Case study: allergy to tree nuts

Eilidh tells us about how she deals with her allergy to tree nuts

Eilidh, whohas a food allergy to tree nuts

It’s a busy time for 17-year-old Eilidh from Glasgow. Being half-way through her sixth year at school, it’s almost exam time – something she takes very seriously with plans to study law at university next year.

“School is pretty intense at the moment,” said Eilidh, “but I also love travelling and swim competitively.”

However, another serious part of her life is her food allergy to tree nuts which she has lived with since 2016. Tree nuts can include:

  • almonds,
  • Brazil nuts,
  • cashews,
  • chestnuts,
  • hazelnuts,
  • pecans,
  • pistachios, and
  • walnuts.

Eilidh said: “The first reaction I had was at my uncle’s wedding, which wasn’t even that long ago! The caterer had sprinkled pistachio nuts over the top of one of the dishes and when I ate it my tongue began to swell up and I felt sick. It was quite scary but luckily wasn’t a bad enough reaction to go to hospital.

“After this I had skin tests at the hospital and the doctor confirmed I was allergic to tree nuts. When I eat a nut, my body reacts straight away and my lips and tongue go all fuzzy and itchy.

“I now have to carry an allergy pen with me, but luckily I’ve never had to use it. However, as my symptoms seem to be getting worse as I get older, I may have to in the future.”

At 17, going out with friends and having fun should be part of life, and for Eilidh this is no different. She has, however, learned to manage her food allergy and realises the importance of letting other people know about it.

“I don’t really get embarrassed about having a food allergy,” said Eilidh, “I just think of it as something that I and lots of others deal with. Over the last few years, I’ve figured out easier ways to deal with my allergy at restaurants which can be a big help.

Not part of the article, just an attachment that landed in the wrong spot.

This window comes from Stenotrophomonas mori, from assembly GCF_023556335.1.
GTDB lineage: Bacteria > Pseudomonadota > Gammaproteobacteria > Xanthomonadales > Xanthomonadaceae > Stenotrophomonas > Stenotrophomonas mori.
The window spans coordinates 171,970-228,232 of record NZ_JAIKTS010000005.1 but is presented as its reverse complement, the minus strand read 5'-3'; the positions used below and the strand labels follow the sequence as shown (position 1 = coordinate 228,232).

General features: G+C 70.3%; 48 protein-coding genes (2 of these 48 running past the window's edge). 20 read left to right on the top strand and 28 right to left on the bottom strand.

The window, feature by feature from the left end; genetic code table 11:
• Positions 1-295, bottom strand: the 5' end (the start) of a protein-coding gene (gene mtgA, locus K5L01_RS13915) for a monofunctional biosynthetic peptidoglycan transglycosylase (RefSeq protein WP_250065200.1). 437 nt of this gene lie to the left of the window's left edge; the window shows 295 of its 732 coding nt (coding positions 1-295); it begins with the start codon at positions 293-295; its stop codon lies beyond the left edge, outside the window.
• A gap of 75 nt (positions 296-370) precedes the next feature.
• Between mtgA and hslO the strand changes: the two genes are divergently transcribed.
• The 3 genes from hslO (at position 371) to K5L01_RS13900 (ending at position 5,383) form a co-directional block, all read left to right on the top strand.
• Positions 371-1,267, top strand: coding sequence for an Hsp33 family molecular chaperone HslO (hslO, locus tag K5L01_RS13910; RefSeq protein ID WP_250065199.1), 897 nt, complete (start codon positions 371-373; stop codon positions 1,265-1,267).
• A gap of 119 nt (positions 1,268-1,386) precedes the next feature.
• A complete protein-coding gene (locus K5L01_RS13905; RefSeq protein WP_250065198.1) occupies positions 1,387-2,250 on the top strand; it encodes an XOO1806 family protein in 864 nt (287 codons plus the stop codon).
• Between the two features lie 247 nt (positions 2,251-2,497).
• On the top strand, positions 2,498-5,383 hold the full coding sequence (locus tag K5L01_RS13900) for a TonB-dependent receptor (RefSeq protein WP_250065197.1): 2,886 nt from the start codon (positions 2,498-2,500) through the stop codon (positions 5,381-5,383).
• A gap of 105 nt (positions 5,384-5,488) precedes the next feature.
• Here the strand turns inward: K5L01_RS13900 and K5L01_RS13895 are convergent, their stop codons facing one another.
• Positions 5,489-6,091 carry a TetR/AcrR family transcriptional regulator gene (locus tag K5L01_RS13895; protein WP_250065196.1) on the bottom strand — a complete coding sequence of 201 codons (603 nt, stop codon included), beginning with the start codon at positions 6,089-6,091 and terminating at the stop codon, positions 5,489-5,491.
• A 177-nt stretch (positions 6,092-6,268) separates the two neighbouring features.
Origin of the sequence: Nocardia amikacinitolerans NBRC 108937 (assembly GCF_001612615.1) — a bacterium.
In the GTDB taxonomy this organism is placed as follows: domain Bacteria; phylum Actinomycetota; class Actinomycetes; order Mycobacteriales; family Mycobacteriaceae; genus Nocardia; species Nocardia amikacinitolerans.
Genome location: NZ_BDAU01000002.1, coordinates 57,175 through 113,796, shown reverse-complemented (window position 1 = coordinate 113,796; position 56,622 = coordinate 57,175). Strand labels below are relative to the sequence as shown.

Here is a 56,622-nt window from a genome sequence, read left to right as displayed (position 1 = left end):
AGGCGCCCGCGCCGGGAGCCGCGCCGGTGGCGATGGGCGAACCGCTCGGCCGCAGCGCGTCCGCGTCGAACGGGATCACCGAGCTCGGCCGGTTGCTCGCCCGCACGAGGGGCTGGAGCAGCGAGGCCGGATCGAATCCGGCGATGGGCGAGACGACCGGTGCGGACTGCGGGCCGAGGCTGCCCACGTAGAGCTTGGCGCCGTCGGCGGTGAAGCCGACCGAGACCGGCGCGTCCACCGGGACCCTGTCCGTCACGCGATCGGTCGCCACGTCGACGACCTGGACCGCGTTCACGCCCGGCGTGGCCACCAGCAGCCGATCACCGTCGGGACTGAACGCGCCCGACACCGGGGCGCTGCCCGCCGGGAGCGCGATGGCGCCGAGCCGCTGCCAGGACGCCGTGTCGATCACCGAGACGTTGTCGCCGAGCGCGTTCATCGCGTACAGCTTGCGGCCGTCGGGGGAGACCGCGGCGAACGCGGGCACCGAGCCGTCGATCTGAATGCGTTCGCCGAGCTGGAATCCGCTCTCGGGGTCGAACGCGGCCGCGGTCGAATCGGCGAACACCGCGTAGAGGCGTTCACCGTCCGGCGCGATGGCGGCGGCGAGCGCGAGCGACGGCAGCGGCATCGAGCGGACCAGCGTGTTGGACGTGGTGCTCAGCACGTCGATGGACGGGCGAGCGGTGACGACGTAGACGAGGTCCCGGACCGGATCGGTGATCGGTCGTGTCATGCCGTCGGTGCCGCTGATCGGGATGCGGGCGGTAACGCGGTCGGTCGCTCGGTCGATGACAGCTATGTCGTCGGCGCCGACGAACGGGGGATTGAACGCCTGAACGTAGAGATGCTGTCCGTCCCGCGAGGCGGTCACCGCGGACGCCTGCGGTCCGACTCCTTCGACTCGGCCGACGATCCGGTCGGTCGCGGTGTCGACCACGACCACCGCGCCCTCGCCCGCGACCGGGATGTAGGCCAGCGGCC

“At first, I would remind the waiter before each course, but it began to get repetitive and I felt like I was being a pain! Now what I tend to do is tell the waiter who takes us to the table about the allergy and ask for an allergen menu. This is basically like a checklist that tells you what allergen is in each meal and it gives me extra confidence when I am ordering. However, not every restaurant has one of these.

“One thing I would recommend is to always let your waiter know about your food allergy. Even if the normal menu has allergen warnings, they will often make an effort to avoid cross-contamination with food that you’re allergic to if they know about it.”

Having only known about her allergy since she was 14, it’s taken a while for Eilidh to adapt to certain aspects of her life, although now she’s able to manage it confidently.

She explained: “One of the hardest things at the start was remembering to bring my allergy pen every time I went out. For me the thing that helped was getting a nice handbag that I wanted to take with me, and I always have somewhere to put it.

Another challenge Eilidh can sometimes encounter is having to explain to people what exactly she is allergic to.

“Most people assume my nut allergy means peanuts,” said Eilidh, “when, in reality, it is tree nuts, so things like pistachios, almonds and cashews. I’m not allergic to peanuts at all!”

With university and a move to Edinburgh after the summer, Eilidh is already thinking about how best to equip herself for the future. She is, however, very excited and can’t wait to start the next chapter of her life.

Download the case study as a PDF.

If you plan to use or reference this case study, we’d be grateful if you could please contact us at communications@fss.scot.

More on this topic

Related

Allergens

A food allergy is when the body's immune system reacts unusually to specific foods, and the food the body reacts to is known as the allergen.